Research reported in this publication was supported by the National Institute of Diabetes and Digestive and Kidney Diseases of the National Institutes of Health under Award R01DK031450 (to E.I.S.) and Grant NIH P41GM103393 (to K.O.H.) and by Biotechnology and Biological Sciences Research Council Grants BB/I014802/1 (to G.J.D.) and BB/L000423/1 (to P.H.W.). C.H.K. acknowledges a John Stauffer Stanford Graduate Fellowship. Use of the Stanford Synchrotron Radiation Lightsource (SSRL), Stanford Linear Accelerator Center National Accelerator Laboratory, is supported by the U.S. Department of Energy, Office of Science, Office of Basic Energy Sciences under Contract DE-AC02-76SF00515. The SSRL Structural Molecular Biology Program is supported by the Department of Energy Office of Biological and Environmental Research, and by the National Institutes of Health, National Institute of General Medical Sciences (including P41GM103393).

Supporting Information

Appendix (PDF)
Supporting Information


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Information & Authors


Published in

Go to Proceedings of the National Academy of Sciences
Proceedings of the National Academy of Sciences
Vol. 111 | No. 24
June 17, 2014
PubMed: 24889637


Submission history

Published online: June 2, 2014
Published in issue: June 17, 2014


  1. X-ray absorption spectroscopy
  2. DFT
  3. dioxygen activation
  4. biofuels


Research reported in this publication was supported by the National Institute of Diabetes and Digestive and Kidney Diseases of the National Institutes of Health under Award R01DK031450 (to E.I.S.) and Grant NIH P41GM103393 (to K.O.H.) and by Biotechnology and Biological Sciences Research Council Grants BB/I014802/1 (to G.J.D.) and BB/L000423/1 (to P.H.W.). C.H.K. acknowledges a John Stauffer Stanford Graduate Fellowship. Use of the Stanford Synchrotron Radiation Lightsource (SSRL), Stanford Linear Accelerator Center National Accelerator Laboratory, is supported by the U.S. Department of Energy, Office of Science, Office of Basic Energy Sciences under Contract DE-AC02-76SF00515. The SSRL Structural Molecular Biology Program is supported by the Department of Energy Office of Biological and Environmental Research, and by the National Institutes of Health, National Institute of General Medical Sciences (including P41GM103393).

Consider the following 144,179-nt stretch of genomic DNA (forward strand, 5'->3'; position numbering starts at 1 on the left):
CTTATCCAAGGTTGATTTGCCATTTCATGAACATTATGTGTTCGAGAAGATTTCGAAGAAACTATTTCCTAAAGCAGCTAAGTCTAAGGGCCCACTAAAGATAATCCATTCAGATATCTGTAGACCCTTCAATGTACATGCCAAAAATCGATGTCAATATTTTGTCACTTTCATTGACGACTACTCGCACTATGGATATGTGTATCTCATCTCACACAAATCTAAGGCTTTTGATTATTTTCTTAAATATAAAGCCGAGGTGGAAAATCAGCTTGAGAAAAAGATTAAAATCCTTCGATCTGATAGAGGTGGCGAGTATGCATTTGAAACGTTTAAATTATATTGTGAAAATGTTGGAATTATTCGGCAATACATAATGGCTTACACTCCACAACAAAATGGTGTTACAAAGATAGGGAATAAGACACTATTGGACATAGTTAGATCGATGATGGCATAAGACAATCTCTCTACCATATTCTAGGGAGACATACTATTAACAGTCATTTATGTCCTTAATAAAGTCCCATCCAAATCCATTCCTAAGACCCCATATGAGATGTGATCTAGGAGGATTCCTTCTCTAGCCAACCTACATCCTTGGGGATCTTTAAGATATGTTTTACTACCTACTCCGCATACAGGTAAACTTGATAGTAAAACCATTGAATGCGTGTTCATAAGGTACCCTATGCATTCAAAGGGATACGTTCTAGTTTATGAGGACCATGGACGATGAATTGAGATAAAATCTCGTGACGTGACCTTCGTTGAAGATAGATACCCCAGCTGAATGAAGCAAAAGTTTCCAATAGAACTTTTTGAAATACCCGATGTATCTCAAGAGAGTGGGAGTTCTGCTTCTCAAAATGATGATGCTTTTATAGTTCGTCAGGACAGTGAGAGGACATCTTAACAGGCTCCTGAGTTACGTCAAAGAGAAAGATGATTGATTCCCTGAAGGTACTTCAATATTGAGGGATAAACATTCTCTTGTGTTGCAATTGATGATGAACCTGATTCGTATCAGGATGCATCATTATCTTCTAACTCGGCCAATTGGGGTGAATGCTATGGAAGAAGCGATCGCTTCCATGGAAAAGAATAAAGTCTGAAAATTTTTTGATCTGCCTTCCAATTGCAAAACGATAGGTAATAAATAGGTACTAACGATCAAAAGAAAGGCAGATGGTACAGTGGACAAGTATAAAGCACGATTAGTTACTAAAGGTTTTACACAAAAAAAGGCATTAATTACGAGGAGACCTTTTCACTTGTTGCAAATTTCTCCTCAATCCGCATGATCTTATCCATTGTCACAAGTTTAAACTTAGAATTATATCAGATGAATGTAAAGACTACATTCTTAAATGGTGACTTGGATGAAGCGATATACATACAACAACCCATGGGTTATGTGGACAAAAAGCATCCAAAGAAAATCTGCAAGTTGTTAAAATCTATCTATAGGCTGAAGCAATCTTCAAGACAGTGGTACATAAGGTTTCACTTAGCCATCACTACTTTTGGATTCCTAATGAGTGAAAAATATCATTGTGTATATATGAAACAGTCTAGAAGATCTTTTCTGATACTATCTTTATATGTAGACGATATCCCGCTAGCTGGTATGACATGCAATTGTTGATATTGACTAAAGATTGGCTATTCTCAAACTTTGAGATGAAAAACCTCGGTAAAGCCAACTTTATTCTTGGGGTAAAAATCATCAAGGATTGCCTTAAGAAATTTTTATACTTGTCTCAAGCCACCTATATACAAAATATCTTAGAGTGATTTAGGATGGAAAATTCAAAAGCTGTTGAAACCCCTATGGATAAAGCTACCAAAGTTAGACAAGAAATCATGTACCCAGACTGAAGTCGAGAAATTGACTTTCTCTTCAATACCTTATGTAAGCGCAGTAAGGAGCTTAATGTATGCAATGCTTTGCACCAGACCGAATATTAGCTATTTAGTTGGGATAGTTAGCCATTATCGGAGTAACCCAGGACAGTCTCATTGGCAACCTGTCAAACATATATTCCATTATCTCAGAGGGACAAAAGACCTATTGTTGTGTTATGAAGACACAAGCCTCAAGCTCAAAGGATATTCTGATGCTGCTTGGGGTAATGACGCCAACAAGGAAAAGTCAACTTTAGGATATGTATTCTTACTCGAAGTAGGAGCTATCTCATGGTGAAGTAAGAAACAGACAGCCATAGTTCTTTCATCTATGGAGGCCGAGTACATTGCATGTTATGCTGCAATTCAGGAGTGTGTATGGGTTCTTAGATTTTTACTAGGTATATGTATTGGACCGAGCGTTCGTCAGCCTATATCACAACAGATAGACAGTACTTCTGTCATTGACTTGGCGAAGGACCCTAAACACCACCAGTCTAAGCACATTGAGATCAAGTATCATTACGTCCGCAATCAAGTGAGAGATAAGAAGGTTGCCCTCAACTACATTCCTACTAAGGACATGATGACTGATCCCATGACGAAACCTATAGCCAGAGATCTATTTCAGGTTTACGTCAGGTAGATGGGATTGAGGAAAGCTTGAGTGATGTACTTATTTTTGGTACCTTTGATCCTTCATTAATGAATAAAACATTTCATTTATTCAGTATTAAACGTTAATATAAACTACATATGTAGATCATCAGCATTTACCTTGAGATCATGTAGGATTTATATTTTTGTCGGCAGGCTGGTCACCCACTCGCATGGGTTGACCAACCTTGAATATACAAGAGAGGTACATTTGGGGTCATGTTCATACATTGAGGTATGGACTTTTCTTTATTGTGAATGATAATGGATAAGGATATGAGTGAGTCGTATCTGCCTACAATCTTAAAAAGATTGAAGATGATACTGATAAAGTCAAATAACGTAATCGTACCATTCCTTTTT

Christian H. Kjaergaard
Department of Chemistry, Stanford University, Stanford, CA 94305;
Munzarin F. Qayyum
Department of Chemistry, Stanford University, Stanford, CA 94305;
Shaun D. Wong
Department of Chemistry, Stanford University, Stanford, CA 94305;
Feng Xu
Novozymes, Inc., Davis, CA 95618;
Glyn R. Hemsworth
Department of Chemistry, University of York, York YO10 5DD, United Kingdom;
Daniel J. Walton
Department of Chemistry, University of York, York YO10 5DD, United Kingdom;
Nigel A. Young
Department of Chemistry, University of Hull, Kingston upon Hull HU6 7RX, United Kingdom;
Gideon J. Davies
Department of Chemistry, University of York, York YO10 5DD, United Kingdom;
Paul H. Walton
Department of Chemistry, University of York, York YO10 5DD, United Kingdom;
Katja Salomon Johansen
Novozymes A/S, 2880 Bagsværd, Denmark; and
Keith O. Hodgson
Department of Chemistry, Stanford University, Stanford, CA 94305;
Stanford Synchrotron Radiation Lightsource, SLAC National Accelerator Laboratory, Stanford University, Stanford, CA 94309
Britt Hedman
Stanford Synchrotron Radiation Lightsource, SLAC National Accelerator Laboratory, Stanford University, Stanford, CA 94309
Edward I. Solomon1 [email protected]
Department of Chemistry, Stanford University, Stanford, CA 94305;
Stanford Synchrotron Radiation Lightsource, SLAC National Accelerator Laboratory, Stanford University, Stanford, CA 94309


To whom correspondence should be addressed. E-mail: [email protected].
Author contributions: C.H.K. and E.I.S. designed research; C.H.K., M.F.Q., and S.D.W. performed research; C.H.K., M.F.Q., S.D.W., F.X., G.R.H., D.J.W., N.A.Y., G.J.D., P.H.W., K.S.J., K.O.H., B.H., and E.I.S. analyzed data; C.H.K. and E.I.S. wrote the paper; and F.X. expressed and purified protein.

Competing Interests

Conflict of interest statement: F.X. and K.S.J. are employees of Novozymes, which is a commercial supplier of industrial enzymes including (L)PMOs.

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    Spectroscopic and computational insight into the activation of O2 by the mononuclear Cu center in polysaccharide monooxygenases
    Proceedings of the National Academy of Sciences
    • Vol. 111
    • No. 24
    • pp. 8697-9015